they view ease of server access as a priority over connection security
and server security.

I'd wonder who I was really communicating with over there; who had
access to the discussion, and who was participating.

In general, I'd be cautious around any reporting path that wasn't
acquired via HTTPS directly with the vendor's own web site, and
preferably then involving a posted public key and preferably with a key
fingerprint confirmed via some other vendor-controlled communications
channel.
--
Pure Personal Opinion | HoffmanLabs LLC
David Froble
2016-08-16 01:47:48 UTC
Permalink
Raw Message
Post by Stephen Hoffman
Post by Simon Clubley
Post by Stephen Hoffman
I would not trust nor even use eisner for any confidential
disclosures nor sensitive information. That system is far too ripe
a target for shenanigans and for attacks, unfortunately.
That's why I said I would ask them how they wanted to proceed. You
could use VMS mail to make sure you got in touch with someone to let
them know there was an issue and then they could setup some secure way
for you to send them the information.
I'd be concerned that any report made via Eisner or made via a path
suggested via Eisner was going to VSI, or going to an attacker.
One of the folks managing Eisner have indicated in recent times that
they view ease of server access as a priority over connection security
and server security.
I'd wonder who I was really communicating with over there; who had
access to the discussion, and who was participating.
In general, I'd be cautious around any reporting path that wasn't
acquired via HTTPS directly with the vendor's own web site, and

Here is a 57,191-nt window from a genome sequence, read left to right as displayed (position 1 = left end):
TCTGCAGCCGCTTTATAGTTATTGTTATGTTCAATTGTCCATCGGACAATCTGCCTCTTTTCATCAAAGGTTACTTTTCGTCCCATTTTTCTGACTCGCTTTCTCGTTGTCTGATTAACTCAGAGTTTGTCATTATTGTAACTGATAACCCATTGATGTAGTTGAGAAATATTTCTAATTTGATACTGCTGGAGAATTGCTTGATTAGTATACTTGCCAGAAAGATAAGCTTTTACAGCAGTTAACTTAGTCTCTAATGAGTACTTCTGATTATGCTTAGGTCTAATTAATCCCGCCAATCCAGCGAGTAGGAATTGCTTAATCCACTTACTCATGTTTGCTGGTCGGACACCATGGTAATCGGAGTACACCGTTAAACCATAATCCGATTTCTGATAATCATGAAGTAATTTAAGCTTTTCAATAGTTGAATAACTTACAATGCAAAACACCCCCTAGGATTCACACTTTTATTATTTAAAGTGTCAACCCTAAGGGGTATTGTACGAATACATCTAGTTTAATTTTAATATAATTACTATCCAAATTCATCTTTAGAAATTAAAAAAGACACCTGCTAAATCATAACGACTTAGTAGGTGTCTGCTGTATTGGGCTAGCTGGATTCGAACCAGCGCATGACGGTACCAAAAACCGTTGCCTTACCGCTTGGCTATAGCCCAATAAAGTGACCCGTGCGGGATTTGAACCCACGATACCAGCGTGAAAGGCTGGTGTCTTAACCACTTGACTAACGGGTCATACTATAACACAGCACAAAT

preferably then involving a posted public key and preferably with a key
fingerprint confirmed via some other vendor-controlled communications
channel.
What about the old fashioned way, a phone call?
Simon Clubley
2016-08-16 12:13:44 UTC
Permalink
Raw Message
Post by Stephen Hoffman
Post by Simon Clubley
Post by Stephen Hoffman
I would not trust nor even use eisner for any confidential disclosures
nor sensitive information. That system is far too ripe a target for
shenanigans and for attacks, unfortunately.
That's why I said I would ask them how they wanted to proceed. You
could use VMS mail to make sure you got in touch with someone to let
them know there was an issue and then they could setup some secure way
for you to send them the information.
I'd be concerned that any report made via Eisner or made via a path
suggested via Eisner was going to VSI, or going to an attacker.
Obviously a good degree of common sense would be involved. For example,
I'm not likely to send details to ***@gmail.com :-).

In fact I couldn't see myself using any communications path to actually
send the security data that didn't involve a domain controlled by VSI.

The proper way of course is for VSI to setup formal security bug
reporting procedures on their website which would make this whole
how-to-report discussion redundant.

Simon.
--
Simon Clubley, ***@remove_me.eisner.decus.org-Earth.UFP
Microsoft: Bringing you 1980s technology to a 21st century world
Simon Clubley
2016-08-15 21:05:28 UTC
Permalink
Raw Message
Post by Simon Clubley
Post by Stephen Hoffman
Post by Simon Clubley
I think there could be a number of advantages to this, provided people
in the VMS community were prepared to deal with any bugs found in a